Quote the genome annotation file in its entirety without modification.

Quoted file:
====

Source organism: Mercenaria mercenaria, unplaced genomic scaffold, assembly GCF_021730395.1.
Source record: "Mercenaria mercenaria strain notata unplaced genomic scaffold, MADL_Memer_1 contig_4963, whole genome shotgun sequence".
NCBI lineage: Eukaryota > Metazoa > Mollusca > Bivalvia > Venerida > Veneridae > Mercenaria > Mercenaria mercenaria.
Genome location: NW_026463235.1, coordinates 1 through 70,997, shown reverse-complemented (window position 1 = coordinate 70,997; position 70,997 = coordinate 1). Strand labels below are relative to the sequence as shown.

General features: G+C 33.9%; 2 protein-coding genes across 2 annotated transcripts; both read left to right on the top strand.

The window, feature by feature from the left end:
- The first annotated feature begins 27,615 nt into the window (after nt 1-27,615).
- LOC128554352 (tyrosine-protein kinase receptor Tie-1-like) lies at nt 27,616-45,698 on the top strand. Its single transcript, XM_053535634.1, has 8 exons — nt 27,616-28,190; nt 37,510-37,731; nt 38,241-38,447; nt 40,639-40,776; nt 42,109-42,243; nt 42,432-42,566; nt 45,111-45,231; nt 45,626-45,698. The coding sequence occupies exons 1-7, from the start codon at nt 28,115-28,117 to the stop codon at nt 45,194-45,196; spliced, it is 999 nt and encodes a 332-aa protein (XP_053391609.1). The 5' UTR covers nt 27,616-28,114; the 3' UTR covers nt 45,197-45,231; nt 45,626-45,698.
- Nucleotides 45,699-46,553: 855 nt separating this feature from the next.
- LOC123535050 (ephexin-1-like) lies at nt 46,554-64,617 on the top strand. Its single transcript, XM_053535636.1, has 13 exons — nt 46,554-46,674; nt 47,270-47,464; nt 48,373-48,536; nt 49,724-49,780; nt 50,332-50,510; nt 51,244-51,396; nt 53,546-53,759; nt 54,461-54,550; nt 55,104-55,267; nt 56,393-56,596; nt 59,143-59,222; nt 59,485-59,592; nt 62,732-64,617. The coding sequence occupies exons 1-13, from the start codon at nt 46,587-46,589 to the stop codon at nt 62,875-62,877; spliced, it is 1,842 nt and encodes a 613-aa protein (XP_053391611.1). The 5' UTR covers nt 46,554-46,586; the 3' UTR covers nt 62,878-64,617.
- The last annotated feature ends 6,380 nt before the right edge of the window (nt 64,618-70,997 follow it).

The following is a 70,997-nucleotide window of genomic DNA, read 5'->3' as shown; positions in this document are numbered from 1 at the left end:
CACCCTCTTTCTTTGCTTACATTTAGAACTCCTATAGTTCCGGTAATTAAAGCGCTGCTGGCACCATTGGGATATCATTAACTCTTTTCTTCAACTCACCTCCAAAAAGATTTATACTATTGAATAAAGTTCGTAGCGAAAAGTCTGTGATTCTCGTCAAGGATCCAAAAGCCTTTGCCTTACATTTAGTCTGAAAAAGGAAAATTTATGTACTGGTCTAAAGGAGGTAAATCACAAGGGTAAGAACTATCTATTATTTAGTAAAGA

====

Source organism: Mercenaria mercenaria, unplaced genomic scaffold, assembly GCF_021730395.1.
Source record: "Mercenaria mercenaria strain notata unplaced genomic scaffold, MADL_Memer_1 contig_4963, whole genome shotgun sequence".
NCBI lineage: Eukaryota > Metazoa > Mollusca > Bivalvia > Venerida > Veneridae > Mercenaria > Mercenaria mercenaria.
Genome location: NW_026463235.1, coordinates 1 through 70,997, shown reverse-complemented (window position 1 = coordinate 70,997; position 70,997 = coordinate 1). Strand labels below are relative to the sequence as shown.

General features: G+C 33.9%; 2 protein-coding genes across 2 annotated transcripts; both read left to right on the top strand.

The window, feature by feature from the left end:
- The first annotated feature begins 27,615 nt into the window (after nt 1-27,615).
- LOC128554352 (tyrosine-protein kinase receptor Tie-1-like) lies at nt 27,616-45,698 on the top strand. Its single transcript, XM_053535634.1, has 8 exons — nt 27,616-28,190; nt 37,510-37,731; nt 38,241-38,447; nt 40,639-40,776; nt 42,109-42,243; nt 42,432-42,566; nt 45,111-45,231; nt 45,626-45,698. The coding sequence occupies exons 1-7, from the start codon at nt 28,115-28,117 to the stop codon at nt 45,194-45,196; spliced, it is 999 nt and encodes a 332-aa protein (XP_053391609.1). The 5' UTR covers nt 27,616-28,114; the 3' UTR covers nt 45,197-45,231; nt 45,626-45,698.
- Nucleotides 45,699-46,553: 855 nt separating this feature from the next.
- LOC123535050 (ephexin-1-like) lies at nt 46,554-64,617 on the top strand. Its single transcript, XM_053535636.1, has 13 exons — nt 46,554-46,674; nt 47,270-47,464; nt 48,373-48,536; nt 49,724-49,780; nt 50,332-50,510; nt 51,244-51,396; nt 53,546-53,759; nt 54,461-54,550; nt 55,104-55,267; nt 56,393-56,596; nt 59,143-59,222; nt 59,485-59,592; nt 62,732-64,617. The coding sequence occupies exons 1-13, from the start codon at nt 46,587-46,589 to the stop codon at nt 62,875-62,877; spliced, it is 1,842 nt and encodes a 613-aa protein (XP_053391611.1). The 5' UTR covers nt 46,554-46,586; the 3' UTR covers nt 62,878-64,617.
- The last annotated feature ends 6,380 nt before the right edge of the window (nt 64,618-70,997 follow it).

The following is a 70,997-nucleotide window of genomic DNA, read 5'->3' as shown; positions in this document are numbered from 1 at the left end:
CACCCTCTTTCTTTGCTTACATTTAGAACTCCTATAGTTCCGGTAATTAAAGCGCTGCTGGCACCATTGGGATATCATTAACTCTTTTCTTCAACTCACCTCCAAAAAGATTTATACTATTGAATAAAGTTCGTAGCGAAAAGTCTGTGATTCTCGTCAAGGATCCAAAAGCCTTTGCCTTACATTTAGTCTGAAAAAGGAAAATTTATGTACTGGTCTAAAGGAGGTAAATCACAAGGGTAAGAACTATCTATTATTTAGTAAAGA